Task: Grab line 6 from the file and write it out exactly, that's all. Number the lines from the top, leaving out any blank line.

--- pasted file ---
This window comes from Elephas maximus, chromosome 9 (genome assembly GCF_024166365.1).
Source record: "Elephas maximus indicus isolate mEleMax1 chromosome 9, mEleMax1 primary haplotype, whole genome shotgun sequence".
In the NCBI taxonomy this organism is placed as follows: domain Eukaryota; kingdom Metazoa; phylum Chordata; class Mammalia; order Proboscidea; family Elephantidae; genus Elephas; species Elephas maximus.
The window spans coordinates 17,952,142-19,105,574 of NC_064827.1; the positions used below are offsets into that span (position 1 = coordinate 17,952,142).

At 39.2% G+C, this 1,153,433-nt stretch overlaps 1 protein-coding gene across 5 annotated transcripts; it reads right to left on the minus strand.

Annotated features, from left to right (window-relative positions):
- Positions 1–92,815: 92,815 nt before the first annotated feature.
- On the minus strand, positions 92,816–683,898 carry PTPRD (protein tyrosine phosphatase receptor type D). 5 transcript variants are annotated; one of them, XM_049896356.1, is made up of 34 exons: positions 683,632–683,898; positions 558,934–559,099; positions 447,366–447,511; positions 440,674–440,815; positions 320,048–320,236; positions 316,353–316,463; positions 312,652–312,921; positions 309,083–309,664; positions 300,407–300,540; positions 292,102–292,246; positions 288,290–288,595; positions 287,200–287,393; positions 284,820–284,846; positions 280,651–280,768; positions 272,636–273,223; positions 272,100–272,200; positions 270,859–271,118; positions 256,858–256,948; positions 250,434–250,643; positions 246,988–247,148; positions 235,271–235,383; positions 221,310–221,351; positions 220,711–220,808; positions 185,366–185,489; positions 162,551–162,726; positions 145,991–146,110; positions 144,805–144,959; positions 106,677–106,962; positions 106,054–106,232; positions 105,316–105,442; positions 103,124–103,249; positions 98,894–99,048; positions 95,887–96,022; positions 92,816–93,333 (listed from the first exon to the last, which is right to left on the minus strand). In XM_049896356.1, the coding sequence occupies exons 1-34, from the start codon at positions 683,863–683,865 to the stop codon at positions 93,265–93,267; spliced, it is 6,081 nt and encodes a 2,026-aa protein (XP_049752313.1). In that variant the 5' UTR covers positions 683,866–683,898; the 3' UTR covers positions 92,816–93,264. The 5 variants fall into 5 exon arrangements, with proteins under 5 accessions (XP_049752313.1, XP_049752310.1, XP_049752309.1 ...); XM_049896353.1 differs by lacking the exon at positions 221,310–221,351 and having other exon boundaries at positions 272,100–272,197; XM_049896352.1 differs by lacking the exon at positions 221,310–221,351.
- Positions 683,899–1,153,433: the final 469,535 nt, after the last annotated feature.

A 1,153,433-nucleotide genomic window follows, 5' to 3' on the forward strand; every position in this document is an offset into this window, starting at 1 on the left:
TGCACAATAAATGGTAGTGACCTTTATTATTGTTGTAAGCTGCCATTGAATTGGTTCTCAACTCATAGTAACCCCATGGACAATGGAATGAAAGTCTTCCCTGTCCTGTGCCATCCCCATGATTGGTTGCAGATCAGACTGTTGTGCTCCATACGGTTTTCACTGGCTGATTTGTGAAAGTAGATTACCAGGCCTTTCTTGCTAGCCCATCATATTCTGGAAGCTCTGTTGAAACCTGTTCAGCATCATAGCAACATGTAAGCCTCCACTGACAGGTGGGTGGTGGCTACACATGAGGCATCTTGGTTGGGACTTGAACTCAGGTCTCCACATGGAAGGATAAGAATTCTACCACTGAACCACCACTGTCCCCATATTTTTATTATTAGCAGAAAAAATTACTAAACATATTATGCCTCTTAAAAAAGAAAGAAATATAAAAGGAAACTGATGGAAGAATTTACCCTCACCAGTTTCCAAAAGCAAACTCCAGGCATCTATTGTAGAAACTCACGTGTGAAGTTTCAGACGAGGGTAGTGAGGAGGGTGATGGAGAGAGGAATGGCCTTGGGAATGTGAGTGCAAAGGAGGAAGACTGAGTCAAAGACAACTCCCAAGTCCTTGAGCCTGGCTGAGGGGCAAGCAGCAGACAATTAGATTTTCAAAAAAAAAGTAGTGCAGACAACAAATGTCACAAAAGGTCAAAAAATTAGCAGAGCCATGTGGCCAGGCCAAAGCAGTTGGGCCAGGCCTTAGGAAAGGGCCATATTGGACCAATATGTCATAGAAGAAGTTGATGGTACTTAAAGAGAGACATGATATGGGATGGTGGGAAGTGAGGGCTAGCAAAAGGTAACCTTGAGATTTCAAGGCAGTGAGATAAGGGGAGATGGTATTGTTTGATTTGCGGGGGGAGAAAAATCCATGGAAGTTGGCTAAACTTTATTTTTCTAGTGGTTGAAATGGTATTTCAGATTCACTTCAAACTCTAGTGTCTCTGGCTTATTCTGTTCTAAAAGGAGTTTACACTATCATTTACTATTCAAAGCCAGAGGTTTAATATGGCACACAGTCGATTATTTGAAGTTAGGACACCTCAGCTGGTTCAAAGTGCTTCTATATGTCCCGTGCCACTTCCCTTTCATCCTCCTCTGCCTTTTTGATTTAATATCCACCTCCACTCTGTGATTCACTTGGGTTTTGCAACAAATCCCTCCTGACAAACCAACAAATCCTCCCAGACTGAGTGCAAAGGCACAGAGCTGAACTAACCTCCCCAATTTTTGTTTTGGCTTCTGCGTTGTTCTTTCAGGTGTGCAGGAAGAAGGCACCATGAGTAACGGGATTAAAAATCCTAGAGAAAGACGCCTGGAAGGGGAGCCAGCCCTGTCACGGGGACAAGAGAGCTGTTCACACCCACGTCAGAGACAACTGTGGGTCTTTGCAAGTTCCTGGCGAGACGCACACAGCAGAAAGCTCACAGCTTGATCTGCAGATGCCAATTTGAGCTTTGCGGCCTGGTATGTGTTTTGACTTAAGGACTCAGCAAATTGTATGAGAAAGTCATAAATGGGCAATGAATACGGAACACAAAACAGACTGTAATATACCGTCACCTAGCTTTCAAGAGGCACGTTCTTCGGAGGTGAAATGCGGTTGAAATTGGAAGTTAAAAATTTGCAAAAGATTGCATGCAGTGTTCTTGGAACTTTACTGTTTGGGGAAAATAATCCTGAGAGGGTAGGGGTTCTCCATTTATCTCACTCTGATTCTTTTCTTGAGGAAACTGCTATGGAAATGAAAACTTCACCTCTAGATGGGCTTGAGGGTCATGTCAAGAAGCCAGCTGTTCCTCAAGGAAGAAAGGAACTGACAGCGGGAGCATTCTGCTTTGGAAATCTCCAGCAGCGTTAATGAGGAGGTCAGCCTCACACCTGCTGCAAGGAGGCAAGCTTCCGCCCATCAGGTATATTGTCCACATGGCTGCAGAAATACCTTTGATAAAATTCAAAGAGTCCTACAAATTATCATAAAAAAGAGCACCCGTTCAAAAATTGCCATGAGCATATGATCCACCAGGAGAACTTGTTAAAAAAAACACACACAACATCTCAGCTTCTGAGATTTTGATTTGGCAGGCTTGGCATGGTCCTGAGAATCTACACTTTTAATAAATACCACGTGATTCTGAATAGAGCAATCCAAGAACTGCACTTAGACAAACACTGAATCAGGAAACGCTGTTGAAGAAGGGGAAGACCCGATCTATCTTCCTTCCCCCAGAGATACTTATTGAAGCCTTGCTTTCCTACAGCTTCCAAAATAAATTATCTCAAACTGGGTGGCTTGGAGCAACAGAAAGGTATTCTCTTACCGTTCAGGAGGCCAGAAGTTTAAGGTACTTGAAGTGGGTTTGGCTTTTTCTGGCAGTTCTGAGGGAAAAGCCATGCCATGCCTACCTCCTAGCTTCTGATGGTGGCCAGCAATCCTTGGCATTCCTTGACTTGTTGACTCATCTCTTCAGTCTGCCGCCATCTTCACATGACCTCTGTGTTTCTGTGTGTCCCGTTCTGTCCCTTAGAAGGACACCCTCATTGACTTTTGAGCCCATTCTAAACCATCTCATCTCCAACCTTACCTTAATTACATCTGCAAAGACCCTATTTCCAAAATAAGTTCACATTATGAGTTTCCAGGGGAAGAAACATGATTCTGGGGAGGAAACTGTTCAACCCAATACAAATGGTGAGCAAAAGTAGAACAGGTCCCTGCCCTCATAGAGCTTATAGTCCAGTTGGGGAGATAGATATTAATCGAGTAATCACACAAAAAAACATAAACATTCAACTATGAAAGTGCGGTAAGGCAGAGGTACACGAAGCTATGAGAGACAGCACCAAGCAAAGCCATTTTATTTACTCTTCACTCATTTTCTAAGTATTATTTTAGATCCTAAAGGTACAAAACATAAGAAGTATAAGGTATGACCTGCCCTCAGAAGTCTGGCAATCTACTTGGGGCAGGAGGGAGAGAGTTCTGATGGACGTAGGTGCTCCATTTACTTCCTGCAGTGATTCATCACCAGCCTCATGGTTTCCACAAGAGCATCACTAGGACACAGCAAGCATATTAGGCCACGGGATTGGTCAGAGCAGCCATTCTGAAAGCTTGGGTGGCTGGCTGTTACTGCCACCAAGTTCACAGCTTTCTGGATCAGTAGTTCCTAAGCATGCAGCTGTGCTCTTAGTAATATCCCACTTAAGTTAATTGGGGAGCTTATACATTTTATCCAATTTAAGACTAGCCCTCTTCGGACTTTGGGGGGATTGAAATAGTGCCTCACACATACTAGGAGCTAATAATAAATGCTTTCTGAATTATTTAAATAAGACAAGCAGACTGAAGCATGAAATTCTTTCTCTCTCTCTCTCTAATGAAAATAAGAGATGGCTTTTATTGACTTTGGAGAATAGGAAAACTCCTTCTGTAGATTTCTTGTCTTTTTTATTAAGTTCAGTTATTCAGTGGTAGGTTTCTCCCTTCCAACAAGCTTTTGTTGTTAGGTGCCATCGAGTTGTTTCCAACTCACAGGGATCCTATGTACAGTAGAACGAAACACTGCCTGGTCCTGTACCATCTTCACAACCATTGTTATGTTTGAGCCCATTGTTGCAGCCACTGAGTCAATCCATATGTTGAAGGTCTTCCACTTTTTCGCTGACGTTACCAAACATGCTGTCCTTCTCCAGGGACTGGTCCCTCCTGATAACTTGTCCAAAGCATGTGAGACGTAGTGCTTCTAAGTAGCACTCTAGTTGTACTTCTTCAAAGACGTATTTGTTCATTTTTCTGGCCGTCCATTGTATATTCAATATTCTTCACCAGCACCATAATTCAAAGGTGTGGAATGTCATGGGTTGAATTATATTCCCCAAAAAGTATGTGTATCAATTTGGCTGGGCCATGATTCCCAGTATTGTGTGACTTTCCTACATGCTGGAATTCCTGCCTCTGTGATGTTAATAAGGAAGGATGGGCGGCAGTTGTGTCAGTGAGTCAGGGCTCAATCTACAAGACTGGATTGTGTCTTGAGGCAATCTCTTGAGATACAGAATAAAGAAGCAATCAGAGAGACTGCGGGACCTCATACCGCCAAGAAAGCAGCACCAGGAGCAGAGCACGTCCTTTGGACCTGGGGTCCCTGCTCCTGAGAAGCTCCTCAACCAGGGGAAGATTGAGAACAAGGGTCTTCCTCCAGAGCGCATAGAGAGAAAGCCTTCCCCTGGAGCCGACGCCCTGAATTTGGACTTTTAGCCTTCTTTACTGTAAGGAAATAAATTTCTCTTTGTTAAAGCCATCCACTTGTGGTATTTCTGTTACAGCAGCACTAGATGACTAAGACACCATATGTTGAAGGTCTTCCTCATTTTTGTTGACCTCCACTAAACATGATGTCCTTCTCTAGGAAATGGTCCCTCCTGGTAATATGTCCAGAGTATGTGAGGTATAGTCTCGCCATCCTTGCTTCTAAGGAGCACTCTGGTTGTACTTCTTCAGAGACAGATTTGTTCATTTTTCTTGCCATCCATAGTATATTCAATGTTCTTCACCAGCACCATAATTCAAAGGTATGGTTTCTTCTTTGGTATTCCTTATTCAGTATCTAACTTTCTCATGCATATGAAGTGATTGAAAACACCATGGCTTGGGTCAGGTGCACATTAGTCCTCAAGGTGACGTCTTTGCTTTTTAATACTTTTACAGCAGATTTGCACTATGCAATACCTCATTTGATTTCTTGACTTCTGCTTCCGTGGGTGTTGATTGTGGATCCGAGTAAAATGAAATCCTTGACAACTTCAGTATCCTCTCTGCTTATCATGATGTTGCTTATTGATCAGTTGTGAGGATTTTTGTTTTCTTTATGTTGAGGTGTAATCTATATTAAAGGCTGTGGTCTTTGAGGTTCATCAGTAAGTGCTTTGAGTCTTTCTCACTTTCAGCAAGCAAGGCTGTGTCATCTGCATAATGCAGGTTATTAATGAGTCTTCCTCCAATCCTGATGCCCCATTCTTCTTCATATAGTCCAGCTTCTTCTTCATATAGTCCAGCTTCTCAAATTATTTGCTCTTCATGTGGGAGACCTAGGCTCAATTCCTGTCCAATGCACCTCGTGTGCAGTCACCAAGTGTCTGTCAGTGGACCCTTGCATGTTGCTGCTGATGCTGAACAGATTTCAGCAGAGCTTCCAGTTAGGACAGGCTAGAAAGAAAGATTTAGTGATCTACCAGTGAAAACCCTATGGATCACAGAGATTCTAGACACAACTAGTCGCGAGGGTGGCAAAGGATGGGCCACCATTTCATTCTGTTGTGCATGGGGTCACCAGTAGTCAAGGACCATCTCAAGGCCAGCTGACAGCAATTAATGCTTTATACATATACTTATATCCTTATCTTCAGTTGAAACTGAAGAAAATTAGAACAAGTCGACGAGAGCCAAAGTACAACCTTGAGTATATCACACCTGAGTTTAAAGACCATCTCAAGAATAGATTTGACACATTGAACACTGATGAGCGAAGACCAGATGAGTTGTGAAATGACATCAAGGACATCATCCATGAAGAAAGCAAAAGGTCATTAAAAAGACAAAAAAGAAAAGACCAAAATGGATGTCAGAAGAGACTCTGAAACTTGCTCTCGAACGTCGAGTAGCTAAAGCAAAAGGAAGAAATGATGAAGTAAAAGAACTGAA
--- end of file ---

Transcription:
Annotated features, from left to right (window-relative positions):